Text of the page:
How to build your professional network straight out of college

Q: I’m just out of college and I know I need to build my professional network. By nature, I am friendly and chatty, and got on well in several clubs in college. I served as chairperson of one club for two years and got to know a lot of people in the college and in other colleges. I am just wondering if I need to adopt a different approach to help me in the world of work. I’d like to do this online but also offline or face-to-face – I think the latter suits my personality type better. All tips would be welcome? (JK, email).

A: You’ve made a great start. As time goes on, you’ll notice how the contacts you have already developed will stand to you in the years ahead. Ireland is a small country: people turn up again and again. Nowadays, it’s easy to neglect the physical act of meeting people face to face, and I’m glad that you are prioritising that approach as a central element of building your contact base.

Here are ten tips on how you can build a strong professional network, both online and offline:

  1. Attend industry events and conferences: they a great way to meet and connect with other professionals in your field. These events often provide opportunities to attend networking sessions and workshops that will help you make new connections.
  2. Join professional associations: get access to a network of like-minded professionals in your field. Look for local and national associations that accord with your interests and career goals.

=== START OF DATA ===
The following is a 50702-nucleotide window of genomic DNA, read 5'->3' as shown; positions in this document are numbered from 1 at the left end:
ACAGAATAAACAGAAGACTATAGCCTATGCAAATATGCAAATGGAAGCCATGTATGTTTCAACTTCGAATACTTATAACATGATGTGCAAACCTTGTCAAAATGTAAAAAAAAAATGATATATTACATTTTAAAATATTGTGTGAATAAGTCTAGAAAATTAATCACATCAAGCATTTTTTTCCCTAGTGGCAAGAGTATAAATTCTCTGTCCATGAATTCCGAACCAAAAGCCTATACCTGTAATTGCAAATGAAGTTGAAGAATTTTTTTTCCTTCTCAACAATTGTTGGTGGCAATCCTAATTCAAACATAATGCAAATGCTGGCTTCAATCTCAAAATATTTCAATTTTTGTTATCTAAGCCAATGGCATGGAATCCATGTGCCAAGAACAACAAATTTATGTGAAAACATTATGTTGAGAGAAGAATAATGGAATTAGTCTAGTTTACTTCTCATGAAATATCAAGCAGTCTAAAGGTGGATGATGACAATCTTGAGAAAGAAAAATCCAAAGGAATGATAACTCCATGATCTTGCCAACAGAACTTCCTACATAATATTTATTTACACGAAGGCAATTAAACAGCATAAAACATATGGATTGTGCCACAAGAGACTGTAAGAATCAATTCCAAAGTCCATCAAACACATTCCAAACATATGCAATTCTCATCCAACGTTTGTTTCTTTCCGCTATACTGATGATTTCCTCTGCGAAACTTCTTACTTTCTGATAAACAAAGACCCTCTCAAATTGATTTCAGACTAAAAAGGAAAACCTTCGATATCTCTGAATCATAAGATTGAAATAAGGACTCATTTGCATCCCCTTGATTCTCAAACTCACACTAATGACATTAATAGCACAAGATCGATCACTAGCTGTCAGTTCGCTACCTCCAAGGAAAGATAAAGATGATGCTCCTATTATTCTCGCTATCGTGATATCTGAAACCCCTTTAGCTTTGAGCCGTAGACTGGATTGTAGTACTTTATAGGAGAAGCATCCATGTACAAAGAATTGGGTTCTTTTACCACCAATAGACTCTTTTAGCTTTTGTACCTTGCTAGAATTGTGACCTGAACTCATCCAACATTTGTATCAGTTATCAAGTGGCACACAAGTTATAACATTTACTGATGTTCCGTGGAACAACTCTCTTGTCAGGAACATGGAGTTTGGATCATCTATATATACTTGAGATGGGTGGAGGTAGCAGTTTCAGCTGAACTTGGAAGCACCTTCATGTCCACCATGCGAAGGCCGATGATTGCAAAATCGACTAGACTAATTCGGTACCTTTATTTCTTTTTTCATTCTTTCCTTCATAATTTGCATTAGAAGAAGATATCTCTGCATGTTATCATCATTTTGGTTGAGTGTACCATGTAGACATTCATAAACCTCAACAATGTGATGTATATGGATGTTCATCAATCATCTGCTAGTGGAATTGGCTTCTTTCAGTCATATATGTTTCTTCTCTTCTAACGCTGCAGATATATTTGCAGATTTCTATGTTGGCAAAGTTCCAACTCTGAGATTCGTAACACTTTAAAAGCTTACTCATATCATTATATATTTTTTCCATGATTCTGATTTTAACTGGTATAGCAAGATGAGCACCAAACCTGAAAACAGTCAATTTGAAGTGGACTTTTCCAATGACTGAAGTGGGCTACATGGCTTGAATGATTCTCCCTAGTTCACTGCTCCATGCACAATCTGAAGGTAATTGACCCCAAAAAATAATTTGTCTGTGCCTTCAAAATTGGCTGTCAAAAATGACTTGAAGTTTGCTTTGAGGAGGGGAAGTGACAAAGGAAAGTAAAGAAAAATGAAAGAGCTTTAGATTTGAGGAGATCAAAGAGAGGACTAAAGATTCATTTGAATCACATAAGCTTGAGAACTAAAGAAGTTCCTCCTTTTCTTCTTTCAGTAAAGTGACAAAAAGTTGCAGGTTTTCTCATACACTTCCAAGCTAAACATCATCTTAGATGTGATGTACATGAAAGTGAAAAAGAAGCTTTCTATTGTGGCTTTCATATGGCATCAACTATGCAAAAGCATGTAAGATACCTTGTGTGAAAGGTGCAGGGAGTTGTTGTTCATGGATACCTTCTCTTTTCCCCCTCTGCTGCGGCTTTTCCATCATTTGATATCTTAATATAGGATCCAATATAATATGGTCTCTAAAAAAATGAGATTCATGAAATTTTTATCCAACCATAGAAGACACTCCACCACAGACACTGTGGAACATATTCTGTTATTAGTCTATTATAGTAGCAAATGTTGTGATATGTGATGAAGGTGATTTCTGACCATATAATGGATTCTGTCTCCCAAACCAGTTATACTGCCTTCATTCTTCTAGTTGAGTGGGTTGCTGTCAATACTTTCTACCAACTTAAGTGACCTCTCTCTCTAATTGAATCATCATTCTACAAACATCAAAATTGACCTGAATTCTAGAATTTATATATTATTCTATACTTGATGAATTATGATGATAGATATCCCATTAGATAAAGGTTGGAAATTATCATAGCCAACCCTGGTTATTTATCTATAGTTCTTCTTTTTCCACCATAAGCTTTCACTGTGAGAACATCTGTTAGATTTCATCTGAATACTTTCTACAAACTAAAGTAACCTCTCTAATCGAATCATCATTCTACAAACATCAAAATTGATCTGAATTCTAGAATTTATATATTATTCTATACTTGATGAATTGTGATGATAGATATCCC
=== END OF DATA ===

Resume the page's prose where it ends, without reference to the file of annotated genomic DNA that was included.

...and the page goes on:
3. Utilise LinkedIn: used properly, it’s a powerful tool for building your professional network. Connect with colleagues, industry leaders, and others in your field. Be sure to keep your profile up-to-date and engage with others by sharing relevant content and participating in group discussions.
  4. Volunteer in your community: meet new people while also giving back to your community. Take it a step further by looking for opportunities to volunteer for events and causes related to your industry. But don’t expect immediate pay-offs – and only volunteer because you will actually enjoy what you’re doing. People will spot a strategic volunteer – one who is only watching for their chance to capitalise – a mile off.
  5. Attend alumni events: you’ll meet people who have similar backgrounds and experiences and may be able to help you in your career.
  6. Attend local business events: check out your local chamber of commerce or other business organisations to find networking events in your area. These often attract a variety of professionals, from entrepreneurs to corporate executives.
  7. Be proactive: don’t just wait for others to approach you. Take the initiative to introduce yourself to others and strike up conversations. Ask questions about their work, their interests, and their goals. And listen to their answers.
  8. Follow up: after meeting someone new, follow up with them via email or LinkedIn. Remind them of where you met and suggest a follow-up meeting or call to continue the conversation.
  9. Be yourself: or as the saying goes, ‘be yourself – everyone else is taken’. People are more likely to connect with you if you’re genuine and authentic. Don’t be afraid to share your personality and interests along with your professional goals.


Featured image courtesy of Pixabay.


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